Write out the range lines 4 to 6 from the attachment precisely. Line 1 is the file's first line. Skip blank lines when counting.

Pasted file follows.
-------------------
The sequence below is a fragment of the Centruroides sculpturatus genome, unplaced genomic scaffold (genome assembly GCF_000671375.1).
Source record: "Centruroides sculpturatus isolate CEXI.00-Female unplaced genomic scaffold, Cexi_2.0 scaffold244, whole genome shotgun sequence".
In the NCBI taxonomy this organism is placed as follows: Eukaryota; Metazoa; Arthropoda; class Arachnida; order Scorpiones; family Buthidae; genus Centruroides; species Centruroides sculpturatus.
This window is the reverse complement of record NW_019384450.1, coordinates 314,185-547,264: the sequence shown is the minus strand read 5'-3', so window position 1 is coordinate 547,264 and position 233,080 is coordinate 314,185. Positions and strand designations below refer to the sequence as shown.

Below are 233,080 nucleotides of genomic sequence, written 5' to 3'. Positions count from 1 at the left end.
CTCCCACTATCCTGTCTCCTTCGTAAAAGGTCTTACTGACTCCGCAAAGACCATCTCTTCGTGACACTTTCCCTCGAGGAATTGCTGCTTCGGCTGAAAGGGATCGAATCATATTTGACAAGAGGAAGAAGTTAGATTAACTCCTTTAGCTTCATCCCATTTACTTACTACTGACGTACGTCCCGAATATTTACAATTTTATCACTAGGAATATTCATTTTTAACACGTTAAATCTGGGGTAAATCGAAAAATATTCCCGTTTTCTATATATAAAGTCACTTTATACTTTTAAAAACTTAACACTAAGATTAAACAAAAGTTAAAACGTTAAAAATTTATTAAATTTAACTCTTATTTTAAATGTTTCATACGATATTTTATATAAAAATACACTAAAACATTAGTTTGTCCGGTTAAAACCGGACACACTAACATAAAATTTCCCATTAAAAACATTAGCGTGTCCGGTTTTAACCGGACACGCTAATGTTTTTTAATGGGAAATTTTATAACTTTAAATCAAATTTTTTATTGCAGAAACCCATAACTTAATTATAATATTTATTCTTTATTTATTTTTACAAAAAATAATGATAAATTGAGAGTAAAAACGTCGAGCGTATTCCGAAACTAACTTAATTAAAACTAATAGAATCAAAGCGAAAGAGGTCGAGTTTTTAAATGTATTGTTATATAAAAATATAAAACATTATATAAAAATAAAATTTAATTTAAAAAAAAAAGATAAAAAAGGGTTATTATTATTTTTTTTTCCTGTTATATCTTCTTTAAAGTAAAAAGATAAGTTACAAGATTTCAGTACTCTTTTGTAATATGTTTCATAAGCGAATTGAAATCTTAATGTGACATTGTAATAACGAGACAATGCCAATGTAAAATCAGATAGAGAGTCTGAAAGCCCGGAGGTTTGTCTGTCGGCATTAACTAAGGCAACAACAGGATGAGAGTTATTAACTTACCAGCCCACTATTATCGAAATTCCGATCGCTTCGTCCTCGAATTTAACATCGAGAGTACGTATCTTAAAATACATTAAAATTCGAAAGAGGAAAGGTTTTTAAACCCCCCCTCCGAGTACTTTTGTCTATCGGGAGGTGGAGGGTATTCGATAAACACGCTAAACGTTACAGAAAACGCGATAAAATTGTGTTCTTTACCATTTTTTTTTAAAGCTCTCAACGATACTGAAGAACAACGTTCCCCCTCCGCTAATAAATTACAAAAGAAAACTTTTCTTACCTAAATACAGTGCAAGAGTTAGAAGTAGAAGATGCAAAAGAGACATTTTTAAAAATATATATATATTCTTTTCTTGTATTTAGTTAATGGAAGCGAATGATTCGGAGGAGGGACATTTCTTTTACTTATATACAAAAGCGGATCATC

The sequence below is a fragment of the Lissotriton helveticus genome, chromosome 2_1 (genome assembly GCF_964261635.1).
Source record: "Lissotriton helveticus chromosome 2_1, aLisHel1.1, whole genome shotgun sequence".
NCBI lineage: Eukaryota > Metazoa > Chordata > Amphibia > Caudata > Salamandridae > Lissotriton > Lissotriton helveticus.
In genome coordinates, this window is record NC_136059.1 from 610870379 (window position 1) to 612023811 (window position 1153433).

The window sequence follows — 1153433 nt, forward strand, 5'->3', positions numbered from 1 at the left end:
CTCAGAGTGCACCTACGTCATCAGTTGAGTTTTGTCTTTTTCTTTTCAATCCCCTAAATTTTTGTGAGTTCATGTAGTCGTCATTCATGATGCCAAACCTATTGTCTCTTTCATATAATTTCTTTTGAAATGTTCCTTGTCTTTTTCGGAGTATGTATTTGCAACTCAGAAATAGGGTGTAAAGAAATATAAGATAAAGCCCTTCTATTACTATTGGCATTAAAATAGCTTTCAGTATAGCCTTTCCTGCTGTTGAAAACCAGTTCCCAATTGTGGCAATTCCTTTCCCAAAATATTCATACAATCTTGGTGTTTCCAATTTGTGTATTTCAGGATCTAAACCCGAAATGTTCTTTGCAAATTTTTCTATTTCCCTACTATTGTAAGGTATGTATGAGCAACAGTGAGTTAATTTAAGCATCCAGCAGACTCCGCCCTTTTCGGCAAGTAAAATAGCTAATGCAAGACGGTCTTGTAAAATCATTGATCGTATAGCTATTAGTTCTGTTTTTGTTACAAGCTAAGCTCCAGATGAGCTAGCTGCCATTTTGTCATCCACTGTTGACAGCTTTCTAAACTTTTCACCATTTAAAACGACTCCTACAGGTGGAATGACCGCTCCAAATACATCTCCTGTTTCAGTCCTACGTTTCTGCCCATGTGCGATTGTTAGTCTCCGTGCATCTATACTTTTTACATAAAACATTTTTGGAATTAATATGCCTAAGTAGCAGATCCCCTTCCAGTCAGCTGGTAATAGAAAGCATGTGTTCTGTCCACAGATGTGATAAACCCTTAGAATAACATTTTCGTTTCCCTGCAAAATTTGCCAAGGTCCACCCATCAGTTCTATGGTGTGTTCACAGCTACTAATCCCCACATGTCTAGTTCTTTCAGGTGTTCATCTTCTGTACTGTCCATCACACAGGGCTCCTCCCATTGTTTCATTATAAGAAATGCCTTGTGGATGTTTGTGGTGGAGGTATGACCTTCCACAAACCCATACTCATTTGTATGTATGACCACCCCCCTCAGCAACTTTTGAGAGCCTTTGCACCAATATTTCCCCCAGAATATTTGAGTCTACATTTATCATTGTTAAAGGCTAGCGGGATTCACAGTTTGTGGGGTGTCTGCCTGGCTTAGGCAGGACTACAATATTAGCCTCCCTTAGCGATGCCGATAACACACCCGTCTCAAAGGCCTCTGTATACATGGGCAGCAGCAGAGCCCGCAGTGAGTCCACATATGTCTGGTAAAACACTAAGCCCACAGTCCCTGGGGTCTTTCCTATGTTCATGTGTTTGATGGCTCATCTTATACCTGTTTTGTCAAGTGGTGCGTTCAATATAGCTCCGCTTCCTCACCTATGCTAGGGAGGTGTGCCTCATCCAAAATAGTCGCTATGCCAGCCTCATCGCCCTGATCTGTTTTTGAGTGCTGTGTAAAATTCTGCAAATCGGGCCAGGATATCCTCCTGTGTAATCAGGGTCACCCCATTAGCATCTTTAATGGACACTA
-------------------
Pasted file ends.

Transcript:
This window is the reverse complement of record NW_019384450.1, coordinates 314,185-547,264: the sequence shown is the minus strand read 5'-3', so window position 1 is coordinate 547,264 and position 233,080 is coordinate 314,185. Positions and strand designations below refer to the sequence as shown.

Below are 233,080 nucleotides of genomic sequence, written 5' to 3'. Positions count from 1 at the left end.
CTCCCACTATCCTGTCTCCTTCGTAAAAGGTCTTACTGACTCCGCAAAGACCATCTCTTCGTGACACTTTCCCTCGAGGAATTGCTGCTTCGGCTGAAAGGGATCGAATCATATTTGACAAGAGGAAGAAGTTAGATTAACTCCTTTAGCTTCATCCCATTTACTTACTACTGACGTACGTCCCGAATATTTACAATTTTATCACTAGGAATATTCATTTTTAACACGTTAAATCTGGGGTAAATCGAAAAATATTCCCGTTTTCTATATATAAAGTCACTTTATACTTTTAAAAACTTAACACTAAGATTAAACAAAAGTTAAAACGTTAAAAATTTATTAAATTTAACTCTTATTTTAAATGTTTCATACGATATTTTATATAAAAATACACTAAAACATTAGTTTGTCCGGTTAAAACCGGACACACTAACATAAAATTTCCCATTAAAAACATTAGCGTGTCCGGTTTTAACCGGACACGCTAATGTTTTTTAATGGGAAATTTTATAACTTTAAATCAAATTTTTTATTGCAGAAACCCATAACTTAATTATAATATTTATTCTTTATTTATTTTTACAAAAAATAATGATAAATTGAGAGTAAAAACGTCGAGCGTATTCCGAAACTAACTTAATTAAAACTAATAGAATCAAAGCGAAAGAGGTCGAGTTTTTAAATGTATTGTTATATAAAAATATAAAACATTATATAAAAATAAAATTTAATTTAAAAAAAAAAGATAAAAAAGGGTTATTATTATTTTTTTTTCCTGTTATATCTTCTTTAAAGTAAAAAGATAAGTTACAAGATTTCAGTACTCTTTTGTAATATGTTTCATAAGCGAATTGAAATCTTAATGTGACATTGTAATAACGAGACAATGCCAATGTAAAATCAGATAGAGAGTCTGAAAGCCCGGAGGTTTGTCTGTCGGCATTAACTAAGGCAACAACAGGATGAGAGTTATTAACTTACCAGCCCACTATTATCGAAATTCCGATCGCTTCGTCCTCGAATTTAACATCGAGAGTACGTATCTTAAAATACATTAAAATTCGAAAGAGGAAAGGTTTTTAAACCCCCCCTCCGAGTACTTTTGTCTATCGGGAGGTGGAGGGTATTCGATAAACACGCTAAACGTTACAGAAAACGCGATAAAATTGTGTTCTTTACCATTTTTTTTTAAAGCTCTCAACGATACTGAAGAACAACGTTCCCCCTCCGCTAATAAATTACAAAAGAAAACTTTTCTTACCTAAATACAGTGCAAGAGTTAGAAGTAGAAGATGCAAAAGAGACATTTTTAAAAATATATATATATTCTTTTCTTGTATTTAGTTAATGGAAGCGAATGATTCGGAGGAGGGACATTTCTTTTACTTATATACAAAAGCGGATCATC